The Full Monty the movie, and the next economy

From Anna Moegerlein, Principal

 

The Full Monty is one of my favourite movies. Recently I stumbled across a chapter by J. K Gibson-Graham (2006) describing the film through the lens of the next economy. It took my appreciation to a whole other level.

 

The Full Monty is set in Sheffield in the England shortly after the closure of the steelworks. A group of unemployed men gather each day at the Job Club. Some are looking for work, others have given up all together. Then a male strip show comes to town and a small group of the local men, led by Gaz, decide to put on their own show to rival the Chippendales.

 

Things don’t go so well initially. There’s an excruciating scene where one man is auditioning for a part in the group. He fumbles, stops halfway and runs out. This is followed by a hilarious scene with an older black man who stuns the group with his charismatic dance moves. The film strikes the perfect balance between funny and sad.

 

What Gibson-Graham so deftly point out is that The Full Monty is a story of economic transition that actually goes well. The central characters give themselves permission to embrace a more flexible male identity (that includes vulnerability and creativity), they’re thoroughly successful in their enterprise and are celebrated by their community.

 

In their book, Gibson-Graham talk about how important identity and agency are to successful economic transition, and specifically to an economy that is more inclusive, more equitable and not dependent on fossil fuels. In fact, they suggest that the task of building this new economy is more about performing different economic identities (identities that moves beyond ‘homo-economicus’ to include work/business that integrates purpose, as well our interdependency with the natural world, among other things), than it is about macro-economic planning. I’d suggest it’s both, but the stories we tell ourselves and our national economic narrative is absolutely putting the brakes on change.

 

Gibson-Graham’s book also reminded me of how important community is to any transition. People need hope, agency and the encouragement of their peers. There’s also that point where you let go, step into the unknown and see what happens.

Spread the love

A creative business model that is inspiring Pacific Islanders to return to local cuisine to benefit their health, economy and climate

“The story of the food is the story of the people.” This is the belief that has inspired celebrity chef Robert Oliver to create the reality cooking show and community project ‘The Pacific Island Food Revolution’.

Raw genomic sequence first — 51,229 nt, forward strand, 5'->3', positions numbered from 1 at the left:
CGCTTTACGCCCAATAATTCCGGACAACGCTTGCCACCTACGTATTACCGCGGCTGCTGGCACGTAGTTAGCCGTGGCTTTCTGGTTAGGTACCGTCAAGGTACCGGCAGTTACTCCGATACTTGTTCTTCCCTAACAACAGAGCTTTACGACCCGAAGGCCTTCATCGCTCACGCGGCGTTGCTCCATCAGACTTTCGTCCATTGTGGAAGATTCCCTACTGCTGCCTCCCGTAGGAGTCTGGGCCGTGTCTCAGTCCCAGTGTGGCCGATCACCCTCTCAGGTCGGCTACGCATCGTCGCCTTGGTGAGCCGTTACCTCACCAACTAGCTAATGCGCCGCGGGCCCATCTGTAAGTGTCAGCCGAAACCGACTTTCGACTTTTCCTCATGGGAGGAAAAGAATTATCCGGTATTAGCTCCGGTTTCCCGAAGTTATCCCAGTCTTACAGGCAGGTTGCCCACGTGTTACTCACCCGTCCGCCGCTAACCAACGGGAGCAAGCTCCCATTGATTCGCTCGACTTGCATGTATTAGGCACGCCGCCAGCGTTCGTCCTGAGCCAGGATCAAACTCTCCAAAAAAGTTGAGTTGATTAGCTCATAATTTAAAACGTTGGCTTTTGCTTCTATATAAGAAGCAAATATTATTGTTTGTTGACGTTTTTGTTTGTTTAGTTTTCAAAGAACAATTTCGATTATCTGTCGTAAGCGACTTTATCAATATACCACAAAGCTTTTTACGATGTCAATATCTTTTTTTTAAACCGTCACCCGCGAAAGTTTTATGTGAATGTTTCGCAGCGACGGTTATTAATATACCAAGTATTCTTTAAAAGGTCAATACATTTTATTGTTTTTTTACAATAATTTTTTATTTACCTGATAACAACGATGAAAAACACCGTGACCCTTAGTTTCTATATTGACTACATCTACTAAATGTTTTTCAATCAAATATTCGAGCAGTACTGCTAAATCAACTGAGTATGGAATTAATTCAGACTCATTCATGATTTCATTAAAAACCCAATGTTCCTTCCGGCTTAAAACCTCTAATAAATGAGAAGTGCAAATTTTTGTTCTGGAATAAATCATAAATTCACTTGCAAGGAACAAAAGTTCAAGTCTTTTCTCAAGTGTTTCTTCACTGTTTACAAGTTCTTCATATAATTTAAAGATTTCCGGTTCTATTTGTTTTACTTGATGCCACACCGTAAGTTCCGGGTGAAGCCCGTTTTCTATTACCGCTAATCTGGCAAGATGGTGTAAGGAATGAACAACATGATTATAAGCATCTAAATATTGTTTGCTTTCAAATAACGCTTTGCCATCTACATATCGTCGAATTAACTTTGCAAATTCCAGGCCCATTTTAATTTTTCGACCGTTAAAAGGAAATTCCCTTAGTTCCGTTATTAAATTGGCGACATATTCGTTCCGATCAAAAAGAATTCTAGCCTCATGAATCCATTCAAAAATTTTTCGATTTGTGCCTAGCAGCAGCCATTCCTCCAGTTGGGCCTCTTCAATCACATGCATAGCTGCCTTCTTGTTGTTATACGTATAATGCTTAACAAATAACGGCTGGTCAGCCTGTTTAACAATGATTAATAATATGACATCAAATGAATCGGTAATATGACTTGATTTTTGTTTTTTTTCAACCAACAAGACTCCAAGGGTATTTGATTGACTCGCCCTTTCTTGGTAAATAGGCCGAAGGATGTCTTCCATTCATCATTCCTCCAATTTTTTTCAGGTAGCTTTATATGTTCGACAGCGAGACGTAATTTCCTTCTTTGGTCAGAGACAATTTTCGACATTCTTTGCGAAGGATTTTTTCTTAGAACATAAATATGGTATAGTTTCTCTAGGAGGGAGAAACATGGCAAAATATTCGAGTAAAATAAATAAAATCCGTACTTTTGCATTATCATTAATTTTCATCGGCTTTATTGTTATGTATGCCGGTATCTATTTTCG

Reflections on a year of Crisis and Challenge

As the mood becomes festive, with the end of a long year in sight, we want to take a moment to pause. It’s tempting to want to switch off, but before we do, we want to share some honest reflections of this past 12 months so that we go forward with the learning and insights of this year’s journey. 

Holiday Reading Recommendations

The TDi team spend a lot of time reading (or listening) to books and podcasts throughout the year. This year has been out of the ordinary, to say the least, so our reading and watching suggestions for this holiday season are a mix of fun and educational - just to...

Social Enterprise Marketplace

If you are looking for a gift or service with a purpose, we’ve created a marketplace so that you can #shopsocialenterprise.

Two Feet Accelerator: Where are they now? Refugee Talent

TDi has been committed to inclusive sustainable businesses since the early days of the social enterprise movement in Australia. We’ve proudly partnered with NAB in a number of ways, one of which was the Two Feet Accelerator programs. These were designed as part of a...

It takes a village to grow an inclusive sustainable business

TDi has been committed to inclusive sustainable businesses since the early days of the social enterprise movement in Australia.

Two Feet Accelerator: Where are they now? YEVU

This week we’ve been chatting with Anna Robertson from YEVU – a social enterprise clothing brand designed and manufactured in Ghana.

YuMi Tourism Partners (Alotau) – Milne Bay Organics

“Coconut has been incredibly embedded in the Milne Bay tradition – from the food consumption through to the traditional dancing.” Last year, the YuMi pilot program took us to Alotau in Papua New Guinea, where we worked with difference maker, Rhona.

Indigenous tourism is key to economic recovery

Long-time friend, and associate of TDi, Ash Bartley has just started a new role with Visit Victoria.  We caught up with her recently to celebrate her new role and ask about the opportunity for Indigenous tourism in Australia’s economic recovery.

YuMi Tourism Partners (Alotau) – VilLink Tours & Expeditions PNG

“With what I’m doing, I want to encourage the other young women out there, that they can also have the chance to make a difference.  Not only in earning money, but sharing what they know, and getting other communities involved.”